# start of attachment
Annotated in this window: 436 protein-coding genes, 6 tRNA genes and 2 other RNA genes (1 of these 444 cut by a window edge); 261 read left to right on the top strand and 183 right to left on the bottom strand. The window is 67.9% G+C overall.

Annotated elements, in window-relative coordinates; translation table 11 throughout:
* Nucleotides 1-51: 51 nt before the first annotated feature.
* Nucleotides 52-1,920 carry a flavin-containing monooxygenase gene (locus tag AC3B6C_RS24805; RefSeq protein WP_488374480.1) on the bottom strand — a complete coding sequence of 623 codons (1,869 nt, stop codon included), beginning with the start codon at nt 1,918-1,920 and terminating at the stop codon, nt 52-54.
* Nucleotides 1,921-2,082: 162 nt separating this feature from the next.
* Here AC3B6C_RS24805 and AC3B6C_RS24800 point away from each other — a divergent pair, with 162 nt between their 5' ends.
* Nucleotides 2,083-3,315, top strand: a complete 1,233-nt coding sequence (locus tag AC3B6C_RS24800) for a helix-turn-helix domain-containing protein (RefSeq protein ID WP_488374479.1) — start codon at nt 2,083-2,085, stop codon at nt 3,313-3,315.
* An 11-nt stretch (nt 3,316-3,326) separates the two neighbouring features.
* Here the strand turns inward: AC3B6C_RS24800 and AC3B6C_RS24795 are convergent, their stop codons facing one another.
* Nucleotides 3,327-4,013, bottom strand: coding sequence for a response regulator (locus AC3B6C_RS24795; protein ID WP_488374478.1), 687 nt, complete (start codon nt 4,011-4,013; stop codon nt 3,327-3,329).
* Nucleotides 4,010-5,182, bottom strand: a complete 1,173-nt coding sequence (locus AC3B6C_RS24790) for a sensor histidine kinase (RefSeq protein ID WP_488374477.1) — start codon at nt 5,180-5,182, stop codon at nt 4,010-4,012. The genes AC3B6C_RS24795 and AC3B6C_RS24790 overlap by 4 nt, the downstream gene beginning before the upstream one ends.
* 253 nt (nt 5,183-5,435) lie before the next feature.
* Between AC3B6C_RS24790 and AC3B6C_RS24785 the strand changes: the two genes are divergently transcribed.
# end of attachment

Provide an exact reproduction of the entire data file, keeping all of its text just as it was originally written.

Annotated in this window: 436 protein-coding genes, 6 tRNA genes and 2 other RNA genes (1 of these 444 cut by a window edge); 261 read left to right on the top strand and 183 right to left on the bottom strand. The window is 67.9% G+C overall.

Annotated elements, in window-relative coordinates; translation table 11 throughout:
* Nucleotides 1-51: 51 nt before the first annotated feature.
* Nucleotides 52-1,920 carry a flavin-containing monooxygenase gene (locus tag AC3B6C_RS24805; RefSeq protein WP_488374480.1) on the bottom strand — a complete coding sequence of 623 codons (1,869 nt, stop codon included), beginning with the start codon at nt 1,918-1,920 and terminating at the stop codon, nt 52-54.
* Nucleotides 1,921-2,082: 162 nt separating this feature from the next.
* Here AC3B6C_RS24805 and AC3B6C_RS24800 point away from each other — a divergent pair, with 162 nt between their 5' ends.
* Nucleotides 2,083-3,315, top strand: a complete 1,233-nt coding sequence (locus tag AC3B6C_RS24800) for a helix-turn-helix domain-containing protein (RefSeq protein ID WP_488374479.1) — start codon at nt 2,083-2,085, stop codon at nt 3,313-3,315.
* An 11-nt stretch (nt 3,316-3,326) separates the two neighbouring features.
* Here the strand turns inward: AC3B6C_RS24800 and AC3B6C_RS24795 are convergent, their stop codons facing one another.
* Nucleotides 3,327-4,013, bottom strand: coding sequence for a response regulator (locus AC3B6C_RS24795; protein ID WP_488374478.1), 687 nt, complete (start codon nt 4,011-4,013; stop codon nt 3,327-3,329).
* Nucleotides 4,010-5,182, bottom strand: a complete 1,173-nt coding sequence (locus AC3B6C_RS24790) for a sensor histidine kinase (RefSeq protein ID WP_488374477.1) — start codon at nt 5,180-5,182, stop codon at nt 4,010-4,012. The genes AC3B6C_RS24795 and AC3B6C_RS24790 overlap by 4 nt, the downstream gene beginning before the upstream one ends.
* 253 nt (nt 5,183-5,435) lie before the next feature.
* Between AC3B6C_RS24790 and AC3B6C_RS24785 the strand changes: the two genes are divergently transcribed.